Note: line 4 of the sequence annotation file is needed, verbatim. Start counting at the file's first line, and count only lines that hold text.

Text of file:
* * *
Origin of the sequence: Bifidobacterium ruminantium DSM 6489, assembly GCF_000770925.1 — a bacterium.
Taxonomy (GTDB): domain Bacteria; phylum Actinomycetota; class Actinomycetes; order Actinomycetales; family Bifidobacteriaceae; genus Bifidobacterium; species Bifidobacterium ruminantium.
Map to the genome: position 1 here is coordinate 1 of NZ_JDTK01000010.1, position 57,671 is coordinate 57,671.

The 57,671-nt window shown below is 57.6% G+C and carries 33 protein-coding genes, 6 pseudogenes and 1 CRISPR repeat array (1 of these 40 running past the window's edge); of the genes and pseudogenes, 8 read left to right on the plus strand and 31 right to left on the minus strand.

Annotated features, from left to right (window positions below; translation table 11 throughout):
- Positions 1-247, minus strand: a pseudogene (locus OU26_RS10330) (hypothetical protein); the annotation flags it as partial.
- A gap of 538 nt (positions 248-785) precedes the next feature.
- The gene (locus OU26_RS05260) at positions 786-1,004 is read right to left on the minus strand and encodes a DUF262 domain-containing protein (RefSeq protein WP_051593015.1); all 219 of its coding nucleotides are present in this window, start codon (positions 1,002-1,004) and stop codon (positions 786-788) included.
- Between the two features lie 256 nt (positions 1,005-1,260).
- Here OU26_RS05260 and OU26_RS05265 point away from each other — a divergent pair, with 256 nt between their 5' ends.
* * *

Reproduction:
The 57,671-nt window shown below is 57.6% G+C and carries 33 protein-coding genes, 6 pseudogenes and 1 CRISPR repeat array (1 of these 40 running past the window's edge); of the genes and pseudogenes, 8 read left to right on the plus strand and 31 right to left on the minus strand.